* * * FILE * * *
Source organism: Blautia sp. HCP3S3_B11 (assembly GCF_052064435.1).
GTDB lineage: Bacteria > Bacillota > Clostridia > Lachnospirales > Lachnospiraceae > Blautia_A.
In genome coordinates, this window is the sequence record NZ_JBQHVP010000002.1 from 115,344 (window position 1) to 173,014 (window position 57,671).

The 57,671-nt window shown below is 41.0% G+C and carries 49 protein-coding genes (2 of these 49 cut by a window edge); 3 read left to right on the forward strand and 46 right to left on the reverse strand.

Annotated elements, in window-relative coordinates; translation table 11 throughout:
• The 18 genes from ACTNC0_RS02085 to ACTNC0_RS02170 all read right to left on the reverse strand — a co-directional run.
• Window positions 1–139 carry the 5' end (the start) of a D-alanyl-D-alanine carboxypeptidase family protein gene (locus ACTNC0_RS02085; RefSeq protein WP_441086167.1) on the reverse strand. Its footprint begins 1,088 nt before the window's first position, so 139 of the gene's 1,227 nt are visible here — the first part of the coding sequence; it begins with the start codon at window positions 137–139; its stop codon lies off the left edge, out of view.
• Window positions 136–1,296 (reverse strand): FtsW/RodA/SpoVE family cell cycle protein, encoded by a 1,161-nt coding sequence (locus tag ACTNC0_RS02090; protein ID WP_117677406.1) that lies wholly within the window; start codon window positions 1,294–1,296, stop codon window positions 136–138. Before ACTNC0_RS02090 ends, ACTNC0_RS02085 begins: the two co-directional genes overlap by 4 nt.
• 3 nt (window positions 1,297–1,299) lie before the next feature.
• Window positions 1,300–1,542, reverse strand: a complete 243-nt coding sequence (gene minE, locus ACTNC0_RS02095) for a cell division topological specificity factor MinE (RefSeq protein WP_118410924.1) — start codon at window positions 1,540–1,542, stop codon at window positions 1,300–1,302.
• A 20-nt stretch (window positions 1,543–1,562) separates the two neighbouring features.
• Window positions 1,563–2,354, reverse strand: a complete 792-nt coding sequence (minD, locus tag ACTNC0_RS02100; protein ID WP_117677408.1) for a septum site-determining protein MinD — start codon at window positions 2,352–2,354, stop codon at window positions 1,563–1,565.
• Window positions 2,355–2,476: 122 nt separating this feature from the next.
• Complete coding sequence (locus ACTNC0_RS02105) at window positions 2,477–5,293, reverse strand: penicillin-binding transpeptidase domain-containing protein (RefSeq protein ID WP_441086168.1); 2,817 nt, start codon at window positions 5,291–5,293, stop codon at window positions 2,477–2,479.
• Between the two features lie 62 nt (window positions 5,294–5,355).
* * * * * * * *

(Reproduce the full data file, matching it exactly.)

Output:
Source organism: Blautia sp. HCP3S3_B11 (assembly GCF_052064435.1).
GTDB lineage: Bacteria > Bacillota > Clostridia > Lachnospirales > Lachnospiraceae > Blautia_A.
In genome coordinates, this window is the sequence record NZ_JBQHVP010000002.1 from 115,344 (window position 1) to 173,014 (window position 57,671).

The 57,671-nt window shown below is 41.0% G+C and carries 49 protein-coding genes (2 of these 49 cut by a window edge); 3 read left to right on the forward strand and 46 right to left on the reverse strand.

Annotated elements, in window-relative coordinates; translation table 11 throughout:
• The 18 genes from ACTNC0_RS02085 to ACTNC0_RS02170 all read right to left on the reverse strand — a co-directional run.
• Window positions 1–139 carry the 5' end (the start) of a D-alanyl-D-alanine carboxypeptidase family protein gene (locus ACTNC0_RS02085; RefSeq protein WP_441086167.1) on the reverse strand. Its footprint begins 1,088 nt before the window's first position, so 139 of the gene's 1,227 nt are visible here — the first part of the coding sequence; it begins with the start codon at window positions 137–139; its stop codon lies off the left edge, out of view.
• Window positions 136–1,296 (reverse strand): FtsW/RodA/SpoVE family cell cycle protein, encoded by a 1,161-nt coding sequence (locus tag ACTNC0_RS02090; protein ID WP_117677406.1) that lies wholly within the window; start codon window positions 1,294–1,296, stop codon window positions 136–138. Before ACTNC0_RS02090 ends, ACTNC0_RS02085 begins: the two co-directional genes overlap by 4 nt.
• 3 nt (window positions 1,297–1,299) lie before the next feature.
• Window positions 1,300–1,542, reverse strand: a complete 243-nt coding sequence (gene minE, locus ACTNC0_RS02095) for a cell division topological specificity factor MinE (RefSeq protein WP_118410924.1) — start codon at window positions 1,540–1,542, stop codon at window positions 1,300–1,302.
• A 20-nt stretch (window positions 1,543–1,562) separates the two neighbouring features.
• Window positions 1,563–2,354, reverse strand: a complete 792-nt coding sequence (minD, locus tag ACTNC0_RS02100; protein ID WP_117677408.1) for a septum site-determining protein MinD — start codon at window positions 2,352–2,354, stop codon at window positions 1,563–1,565.
• Window positions 2,355–2,476: 122 nt separating this feature from the next.
• Complete coding sequence (locus ACTNC0_RS02105) at window positions 2,477–5,293, reverse strand: penicillin-binding transpeptidase domain-containing protein (RefSeq protein ID WP_441086168.1); 2,817 nt, start codon at window positions 5,291–5,293, stop codon at window positions 2,477–2,479.
• Between the two features lie 62 nt (window positions 5,294–5,355).